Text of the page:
The mood of David Copperfield shifts depending on what is going on in David's life at the time, but overall the novel encourages the reader to feel sympathetic and cautiously optimistic.
Early on, David perseveres through many tragedies and injustices, but there are nonetheless bright spots in his life. Peggotty, for instance, is a caring mother figure for him, and she introduces him to her extended family, who will remain important figures in David's life. By the time David goes off to school at Salem House, the reader is invested in his well-being and has a paternalistic sense of whose company he should seek out (the Peggotys', if possible) and whose company he should avoid (Mr. Murdstone's and people like the waiter who manipulates him into giving up his food).
By introducing foils such as Steerforth and Uriah Heep, the novel keeps the reader sympathizing with David even when he makes poor choices, such as marrying Dora. When he makes this bad decision, readers might feel that he's old enough to know better, and this might cause them to sympathize with him a bit less. In contrast with truly ill-intentioned characters, though, David looks more like a young fool than a bad actor. The adult narrator's self-awareness about his younger self's foolishness further serves to keep the reader hoping for David's good fortune. He seems always to be doing his best and trying to develop his moral character, and the adult narrator provides a peek at the kind of person he will eventually become if readers are patient.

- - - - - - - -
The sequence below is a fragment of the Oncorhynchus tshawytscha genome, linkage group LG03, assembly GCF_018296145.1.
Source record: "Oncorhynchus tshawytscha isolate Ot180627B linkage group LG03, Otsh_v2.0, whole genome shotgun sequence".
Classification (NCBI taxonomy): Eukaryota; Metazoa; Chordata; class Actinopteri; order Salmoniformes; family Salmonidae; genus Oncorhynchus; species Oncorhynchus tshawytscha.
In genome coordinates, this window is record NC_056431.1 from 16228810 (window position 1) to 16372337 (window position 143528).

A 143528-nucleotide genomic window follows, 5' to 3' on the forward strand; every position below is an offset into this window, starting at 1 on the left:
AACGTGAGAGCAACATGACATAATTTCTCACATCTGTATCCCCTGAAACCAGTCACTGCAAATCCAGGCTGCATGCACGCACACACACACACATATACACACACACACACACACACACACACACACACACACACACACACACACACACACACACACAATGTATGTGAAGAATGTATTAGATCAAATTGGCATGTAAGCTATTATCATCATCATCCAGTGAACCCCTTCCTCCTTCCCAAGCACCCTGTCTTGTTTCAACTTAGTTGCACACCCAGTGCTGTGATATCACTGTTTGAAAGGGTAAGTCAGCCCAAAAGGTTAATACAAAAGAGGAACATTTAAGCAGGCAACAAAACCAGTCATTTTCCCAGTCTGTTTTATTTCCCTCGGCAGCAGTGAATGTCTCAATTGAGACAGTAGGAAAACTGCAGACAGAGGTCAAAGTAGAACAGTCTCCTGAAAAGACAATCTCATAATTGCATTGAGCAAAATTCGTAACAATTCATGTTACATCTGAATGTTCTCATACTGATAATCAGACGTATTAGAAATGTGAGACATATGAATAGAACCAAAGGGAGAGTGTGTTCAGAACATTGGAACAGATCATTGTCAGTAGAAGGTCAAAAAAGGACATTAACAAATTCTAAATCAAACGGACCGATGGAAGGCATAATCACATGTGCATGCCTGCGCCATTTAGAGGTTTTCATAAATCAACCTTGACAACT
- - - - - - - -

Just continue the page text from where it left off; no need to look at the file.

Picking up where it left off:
The novel ends incredibly optimistically. David has a seemingly perfect family with Agnes. The narrator even avoids describing it in too much detail so it can remain perfect. Everyone still living has overcome tragedy and adversity remarkably well, and David seems to believe that his entire life has worked out for the best. He even imagines seeing Agnes's face just before he dies and goes to heaven. Even though Dickens critiques certain aspects of social life in Victorian England, the overall mood of the novel suggests that Dickens really believes happy endings can happen there for people willing to persevere through adversity. This lighthearted mood might be a bit of wish-fulfillment on Dickens's part. As a semi-autobiographical novel, David Copperfield seems to provide not only the reader but also Dickens with the hope that his future looks bright.